Thursday, 28 March 2013
Last time, I teased you with a photo of a spice and asked you to guess what it was. Well, I can now reveal that they're caraway seeds and they're the essential ingredient in a traditional Lancashire treat, Goosnargh Cakes. Tradition has it that they were originally eaten on feast days such as Easter and Whitsun, though they're now available all year round. Goosnargh (pronounced Goozna) is a small town also known for its corn-fed ducks and chickens and much loved by celebrity chefs.
I first came across Goosnargh Cakes at a bakery in Preston, Elsie's Pantry, which sadly closed down several years ago. The cakes are actually a shortbread (shortcake), which is probably my all-time favourite kind of biscuit. It's the caraway seeds which give them their distinctive slightly aniseed flavour. However, don't worry if you don't like aniseed as it's more of a hum in the background unless you add a lot.
The other spice found in Goosnargh Cakes is ground coriander though there are mixed views on whether it should be included or not. However, as it seemed an unusual flavouring for a biscuit, I decided to give it a go. And the result? To be honest, I'm not sure I could taste it but maybe it's one of those background flavours that you'd miss if it wasn't there.
You'll also notice quite a bit of sugar on the top of the cakes. There's only a small amount in the mixture but you make up for it by sprinkling a lot on later! The first sprinkle is added when the cakes are raw as the idea is that the sugar melts and forms a crust as they bake. One of the recipes said to add a 1/4 inch layer! I was much less generous than that. A second sprinkling is then added when they're hot out of the oven. I actually don't remember there being a sugar crust on the cakes I ate from Elsie's so they must have added more sugar to the recipe itself, which is an option if you don't like to see the amount of sugar you're eating!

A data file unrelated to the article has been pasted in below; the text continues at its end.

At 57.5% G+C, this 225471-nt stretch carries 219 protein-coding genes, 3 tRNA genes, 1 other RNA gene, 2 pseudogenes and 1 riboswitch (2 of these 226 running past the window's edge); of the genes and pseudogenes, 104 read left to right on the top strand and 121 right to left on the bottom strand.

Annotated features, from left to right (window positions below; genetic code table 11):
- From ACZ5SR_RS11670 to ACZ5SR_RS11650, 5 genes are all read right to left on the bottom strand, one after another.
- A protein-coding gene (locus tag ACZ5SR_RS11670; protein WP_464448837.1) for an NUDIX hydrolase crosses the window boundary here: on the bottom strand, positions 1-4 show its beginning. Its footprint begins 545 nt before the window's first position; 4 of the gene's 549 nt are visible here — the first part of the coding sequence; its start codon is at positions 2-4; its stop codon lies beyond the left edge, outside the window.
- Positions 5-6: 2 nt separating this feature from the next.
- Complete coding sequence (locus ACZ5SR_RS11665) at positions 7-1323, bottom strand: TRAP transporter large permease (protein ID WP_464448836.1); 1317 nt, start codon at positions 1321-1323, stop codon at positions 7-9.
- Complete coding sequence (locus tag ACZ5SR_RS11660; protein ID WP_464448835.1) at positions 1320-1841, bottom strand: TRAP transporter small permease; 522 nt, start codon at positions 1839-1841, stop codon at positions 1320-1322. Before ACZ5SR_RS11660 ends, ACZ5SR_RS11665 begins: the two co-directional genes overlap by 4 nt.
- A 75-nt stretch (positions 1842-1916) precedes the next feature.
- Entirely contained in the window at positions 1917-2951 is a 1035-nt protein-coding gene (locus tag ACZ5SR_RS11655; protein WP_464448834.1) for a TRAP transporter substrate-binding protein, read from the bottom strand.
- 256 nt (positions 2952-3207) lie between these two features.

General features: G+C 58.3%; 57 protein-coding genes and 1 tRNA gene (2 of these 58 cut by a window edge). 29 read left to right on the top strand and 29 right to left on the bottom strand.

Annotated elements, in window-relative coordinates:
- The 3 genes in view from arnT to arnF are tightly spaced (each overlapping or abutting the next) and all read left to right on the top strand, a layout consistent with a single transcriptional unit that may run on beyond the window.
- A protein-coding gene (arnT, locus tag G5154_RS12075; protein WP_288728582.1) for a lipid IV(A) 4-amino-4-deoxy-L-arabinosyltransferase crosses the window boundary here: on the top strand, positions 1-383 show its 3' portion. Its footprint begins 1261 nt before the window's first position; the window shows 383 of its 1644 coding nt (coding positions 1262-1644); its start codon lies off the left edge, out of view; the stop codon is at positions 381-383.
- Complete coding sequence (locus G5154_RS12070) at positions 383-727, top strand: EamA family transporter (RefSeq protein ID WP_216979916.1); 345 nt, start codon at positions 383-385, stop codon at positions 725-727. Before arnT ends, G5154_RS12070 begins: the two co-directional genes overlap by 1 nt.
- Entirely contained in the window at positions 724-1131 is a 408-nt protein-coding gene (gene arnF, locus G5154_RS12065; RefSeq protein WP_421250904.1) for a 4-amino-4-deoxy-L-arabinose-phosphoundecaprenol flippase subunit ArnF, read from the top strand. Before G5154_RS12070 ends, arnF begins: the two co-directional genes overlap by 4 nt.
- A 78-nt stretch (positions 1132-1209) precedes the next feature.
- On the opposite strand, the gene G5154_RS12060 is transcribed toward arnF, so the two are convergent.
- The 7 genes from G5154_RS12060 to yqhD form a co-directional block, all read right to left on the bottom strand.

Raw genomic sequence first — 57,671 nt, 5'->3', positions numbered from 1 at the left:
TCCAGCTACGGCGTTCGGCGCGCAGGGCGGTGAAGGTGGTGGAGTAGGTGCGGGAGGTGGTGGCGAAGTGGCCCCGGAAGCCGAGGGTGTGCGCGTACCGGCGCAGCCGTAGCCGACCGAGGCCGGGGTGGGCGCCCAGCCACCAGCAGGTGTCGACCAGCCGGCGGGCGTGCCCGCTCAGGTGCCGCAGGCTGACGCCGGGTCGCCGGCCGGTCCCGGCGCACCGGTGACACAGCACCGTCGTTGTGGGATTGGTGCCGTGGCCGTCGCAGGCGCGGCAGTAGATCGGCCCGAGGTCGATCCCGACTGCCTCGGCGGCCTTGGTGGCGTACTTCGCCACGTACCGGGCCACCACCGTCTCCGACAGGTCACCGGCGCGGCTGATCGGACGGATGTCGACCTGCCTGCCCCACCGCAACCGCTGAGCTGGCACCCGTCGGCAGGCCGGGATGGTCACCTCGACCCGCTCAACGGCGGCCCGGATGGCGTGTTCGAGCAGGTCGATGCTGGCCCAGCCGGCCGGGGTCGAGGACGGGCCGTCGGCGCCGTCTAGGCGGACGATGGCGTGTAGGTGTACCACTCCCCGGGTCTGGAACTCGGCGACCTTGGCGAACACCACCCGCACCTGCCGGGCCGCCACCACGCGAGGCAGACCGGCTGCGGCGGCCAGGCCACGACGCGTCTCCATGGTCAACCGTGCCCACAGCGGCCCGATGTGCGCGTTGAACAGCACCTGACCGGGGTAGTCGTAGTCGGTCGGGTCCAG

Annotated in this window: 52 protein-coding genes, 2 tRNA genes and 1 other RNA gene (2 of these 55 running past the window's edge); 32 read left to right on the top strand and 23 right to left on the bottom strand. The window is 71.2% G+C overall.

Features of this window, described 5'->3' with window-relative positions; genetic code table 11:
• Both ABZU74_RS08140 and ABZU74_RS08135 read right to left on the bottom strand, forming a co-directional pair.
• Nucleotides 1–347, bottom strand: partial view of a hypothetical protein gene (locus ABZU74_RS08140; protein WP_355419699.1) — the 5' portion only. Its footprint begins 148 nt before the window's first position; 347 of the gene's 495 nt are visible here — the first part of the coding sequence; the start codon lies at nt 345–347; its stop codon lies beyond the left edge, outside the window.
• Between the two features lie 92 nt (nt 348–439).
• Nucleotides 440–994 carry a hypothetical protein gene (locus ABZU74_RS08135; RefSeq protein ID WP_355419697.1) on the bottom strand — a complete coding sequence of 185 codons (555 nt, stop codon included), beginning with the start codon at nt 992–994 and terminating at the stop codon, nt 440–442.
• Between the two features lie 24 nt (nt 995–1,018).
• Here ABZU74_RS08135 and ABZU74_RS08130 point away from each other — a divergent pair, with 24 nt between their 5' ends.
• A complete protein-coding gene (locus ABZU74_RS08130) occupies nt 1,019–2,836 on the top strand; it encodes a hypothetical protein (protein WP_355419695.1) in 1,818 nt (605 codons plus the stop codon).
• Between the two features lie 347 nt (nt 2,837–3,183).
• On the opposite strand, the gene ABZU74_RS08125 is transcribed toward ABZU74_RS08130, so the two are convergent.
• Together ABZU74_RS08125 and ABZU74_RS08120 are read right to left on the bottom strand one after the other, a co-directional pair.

What I can say is that this recipe gives a gloriously crumbly, melt-in-the mouth texture and I've had to restrain myself from scoffing the lot in one go. Have I tempted you enough yet? OK then, time to make yourself a batch - I'd love to know what you think if you do decide to give the recipe a go.
20g caster sugar
180g plain flour
1tbsp caraway seeds
1tbsp ground coriander
extra caster sugar for sprinkling
1. Cream together the butter and sugar.
2. Combine the flour, caraway seeds and ground coriander and mix with the sugar and butter.
3. Use your hands to pull the mixture into a dough, then roll out to 1/4 inch thick.
4. Cut out rounds using a cutter - mine was a 2 1/4 inch cutter.
5. Put the rounds onto a baking sheet leaving a little space between to allow for spreading during baking.
6. Sprinkle with caster sugar.
7. Put the tray in the fridge for a couple of hours or overnight to firm up.
8. Preheat the oven to 140C/120C Fan/Gas 1.
9. Bake the cakes for about 30 minutes until firm, though don't let them brown.
10. Sprinkle with more sugar and leave to cool on the baking tray.